Web Statistics

30th January 2006

Since Google just published their Web Authoring Statistics I thought I’d look back my findings from a few years ago when I looked at markup validity and usage of things like Flash and JavaScript in a small (very small compared to Google’s dataset) random sample of pages. The results — which utilise such complex analytical techniques as adding up numbers and drawing bar charts — are presented here.

My data was collected via a random web crawl which was carried out between 28th April 2003 and 29th July 2003. It consists of 34,157 pages.

Images

From the sampled pages it was found that 94% contained at least one img tag. One page — http://applyresults.about.com/bkey.htm — contained well over 2,000 occurrences of <img width="1" height="1">, perhaps this is some kind of nasty layout hack? The page certainly didn’t seem to believe in CSS for layout. The median number of img tags on a page was 21 and nearly 30% of the pages contained between 1 and 10 img tags.

Distribution of img tags on all pages in the dataset.
Number of img tags Percentage of pages
0 6.27%
1 to 10 29.80%
11 to 20 13.04%
21 to 30 12.32%
31 to 40 7.37%
41 to 50 5.18%
51 to 60 3.91%
61 to 70 3.42%
71 to 80 2.70%
81 to 90 2.06%
91 to 100 1.91%
101 to 110 1.12%
111 to 120 2.18%
121 to 130 1.72%
131 to 140 1.49%
141 to 150 0.71%
151 to 160 0.74%
161 to 170 0.64%
171 to 180 0.47%
181 to 190 0.39%
191 to 200 0.63%
> 200 2.53%

Titles

Over 97% of pages in the sample used the title tag. Back in 1995/96 Tim “XML” Bray found that 87.5% of pages had a title. The apparent slight upturn in the usage of the title could be the result of a few things, for example:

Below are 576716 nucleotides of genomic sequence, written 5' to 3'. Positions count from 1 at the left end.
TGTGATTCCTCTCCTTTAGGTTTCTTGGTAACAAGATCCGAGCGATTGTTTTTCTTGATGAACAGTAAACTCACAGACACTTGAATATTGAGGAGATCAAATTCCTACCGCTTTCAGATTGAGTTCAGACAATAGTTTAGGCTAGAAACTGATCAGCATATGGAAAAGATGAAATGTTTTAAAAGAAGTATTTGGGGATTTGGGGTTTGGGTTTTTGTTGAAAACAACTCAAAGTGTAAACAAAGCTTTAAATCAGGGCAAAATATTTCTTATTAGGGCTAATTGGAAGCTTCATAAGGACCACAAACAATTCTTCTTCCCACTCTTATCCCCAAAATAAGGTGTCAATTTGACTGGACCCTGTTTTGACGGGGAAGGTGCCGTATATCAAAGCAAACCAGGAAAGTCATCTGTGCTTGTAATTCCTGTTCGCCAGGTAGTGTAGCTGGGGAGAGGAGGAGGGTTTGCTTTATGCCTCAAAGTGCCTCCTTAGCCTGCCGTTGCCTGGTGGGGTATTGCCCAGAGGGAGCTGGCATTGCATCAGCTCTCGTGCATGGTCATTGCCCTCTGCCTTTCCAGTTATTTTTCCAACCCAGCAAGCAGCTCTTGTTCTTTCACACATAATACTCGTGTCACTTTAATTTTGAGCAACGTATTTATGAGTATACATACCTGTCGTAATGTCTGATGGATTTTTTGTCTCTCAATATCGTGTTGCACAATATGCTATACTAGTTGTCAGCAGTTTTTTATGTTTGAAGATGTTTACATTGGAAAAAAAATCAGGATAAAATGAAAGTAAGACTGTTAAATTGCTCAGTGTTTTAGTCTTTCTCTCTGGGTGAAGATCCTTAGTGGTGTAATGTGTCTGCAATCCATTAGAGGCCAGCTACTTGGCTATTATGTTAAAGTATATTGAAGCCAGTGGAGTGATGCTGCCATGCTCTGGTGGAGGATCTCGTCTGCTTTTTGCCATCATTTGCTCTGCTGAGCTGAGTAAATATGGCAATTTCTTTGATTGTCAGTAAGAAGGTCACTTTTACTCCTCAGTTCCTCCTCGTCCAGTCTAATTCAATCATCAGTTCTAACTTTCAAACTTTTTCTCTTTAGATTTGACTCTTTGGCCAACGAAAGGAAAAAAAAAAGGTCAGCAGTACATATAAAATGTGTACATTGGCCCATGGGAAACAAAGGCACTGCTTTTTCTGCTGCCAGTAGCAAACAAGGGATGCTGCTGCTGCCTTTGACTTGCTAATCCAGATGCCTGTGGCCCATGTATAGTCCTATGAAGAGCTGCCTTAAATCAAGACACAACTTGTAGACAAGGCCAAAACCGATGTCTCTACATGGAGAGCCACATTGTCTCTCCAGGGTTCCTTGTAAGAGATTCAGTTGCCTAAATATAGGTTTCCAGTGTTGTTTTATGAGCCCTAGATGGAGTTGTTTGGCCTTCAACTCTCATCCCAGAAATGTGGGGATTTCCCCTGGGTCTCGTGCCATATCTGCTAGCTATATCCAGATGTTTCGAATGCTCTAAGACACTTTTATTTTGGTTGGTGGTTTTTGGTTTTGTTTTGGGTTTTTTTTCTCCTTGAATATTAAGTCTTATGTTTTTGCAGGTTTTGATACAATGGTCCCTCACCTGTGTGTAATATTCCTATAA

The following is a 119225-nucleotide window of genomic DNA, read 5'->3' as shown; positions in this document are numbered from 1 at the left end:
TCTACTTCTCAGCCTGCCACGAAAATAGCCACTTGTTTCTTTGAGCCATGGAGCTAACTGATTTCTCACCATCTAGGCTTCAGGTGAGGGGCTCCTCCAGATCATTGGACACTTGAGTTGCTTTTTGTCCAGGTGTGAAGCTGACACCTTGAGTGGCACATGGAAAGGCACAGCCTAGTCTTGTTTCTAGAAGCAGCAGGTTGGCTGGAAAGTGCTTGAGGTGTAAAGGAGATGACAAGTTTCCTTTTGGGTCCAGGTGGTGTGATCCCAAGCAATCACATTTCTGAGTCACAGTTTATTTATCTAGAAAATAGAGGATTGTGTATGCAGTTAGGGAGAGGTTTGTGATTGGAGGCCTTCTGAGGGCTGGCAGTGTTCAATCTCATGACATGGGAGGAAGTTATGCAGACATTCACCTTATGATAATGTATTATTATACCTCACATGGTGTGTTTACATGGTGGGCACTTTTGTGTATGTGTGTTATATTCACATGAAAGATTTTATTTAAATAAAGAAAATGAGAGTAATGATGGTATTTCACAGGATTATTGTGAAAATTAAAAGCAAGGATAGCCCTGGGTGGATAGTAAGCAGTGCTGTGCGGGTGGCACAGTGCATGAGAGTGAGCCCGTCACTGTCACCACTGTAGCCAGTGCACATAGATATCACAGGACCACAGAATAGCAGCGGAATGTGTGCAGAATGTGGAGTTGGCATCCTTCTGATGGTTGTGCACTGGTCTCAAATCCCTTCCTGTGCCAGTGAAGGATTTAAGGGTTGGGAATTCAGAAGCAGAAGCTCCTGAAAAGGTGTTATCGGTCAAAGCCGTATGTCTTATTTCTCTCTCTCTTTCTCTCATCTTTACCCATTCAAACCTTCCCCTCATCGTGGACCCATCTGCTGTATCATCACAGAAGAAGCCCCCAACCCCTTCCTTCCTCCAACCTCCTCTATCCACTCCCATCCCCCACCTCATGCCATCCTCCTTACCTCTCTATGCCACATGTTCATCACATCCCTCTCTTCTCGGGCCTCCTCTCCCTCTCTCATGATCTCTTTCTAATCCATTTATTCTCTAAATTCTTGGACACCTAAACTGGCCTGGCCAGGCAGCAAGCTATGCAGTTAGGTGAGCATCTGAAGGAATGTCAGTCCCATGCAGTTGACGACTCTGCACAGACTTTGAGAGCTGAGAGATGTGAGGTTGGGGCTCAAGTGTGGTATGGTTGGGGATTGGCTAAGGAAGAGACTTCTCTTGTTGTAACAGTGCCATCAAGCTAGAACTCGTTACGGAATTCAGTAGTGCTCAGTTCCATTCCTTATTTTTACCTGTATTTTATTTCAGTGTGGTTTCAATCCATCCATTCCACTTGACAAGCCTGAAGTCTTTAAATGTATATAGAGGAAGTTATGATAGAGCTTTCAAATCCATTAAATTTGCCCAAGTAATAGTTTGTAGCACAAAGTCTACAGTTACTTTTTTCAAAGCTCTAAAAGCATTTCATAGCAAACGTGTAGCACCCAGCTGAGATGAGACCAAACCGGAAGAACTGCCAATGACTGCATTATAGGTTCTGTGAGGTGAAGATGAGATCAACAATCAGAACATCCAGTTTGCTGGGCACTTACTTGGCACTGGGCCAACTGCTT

Scripting and Flash

25,000 of the pages in the sample were examined to see if they made use of JavaScript, VBScript or Flash. Not surprisingly JavaScript was by far the most common — appearing on nearly 61% of the pages checked. Interestingly, all the pages that used VBScript were also using JavaScript and the sole use for VBScript on the pages in the sample appeared as part of a Flash detection script.

Use of JavaScript and VBScript.
Number of Pages Percentage of Pages
JavaScript 15,214 60.86%
VBScript 222 0.89%
Total Pages Using Scripting 15,214 60.86%

With Flash, I searched for usual components of the default Macromedia markup. The IE Win specific object tag (including classid) and the embed tag. About 1.9% of pages in the sample were found to be using at least one of these tags. Not surprisingly the vast majority of the pages using Flash contained both of these tags. All but one of these pages had an embed tag, the only page not to use embed (hence providing the Flash content only to Internet Explorer) was found on MSN.

Use of Flash — object and embed tags.
Number of Pages Percentage of Pages
Flash Object Tag 422 1.69%
Flash Embed Tag 476 1.90%
Total Pages Using Flash 477 1.91%

HTML Validation

Of the pages in my sample an encouraging 15,313 contained a DOCTYPE (approximately 45%). However, do these pages follow the standard as they claim? I was able to validate 14,125 of these documents and the following results were obtained.

Proportion of Pages Found to Validate to the HTML Standard they claim to be.
Number of Pages Percentage of Pages
Valid 973 6.89%
Invalid 5,966 42.24%
Errors Prevent Validation 7,186 50.87%

Some of the most common causes for being unable to validate a page were,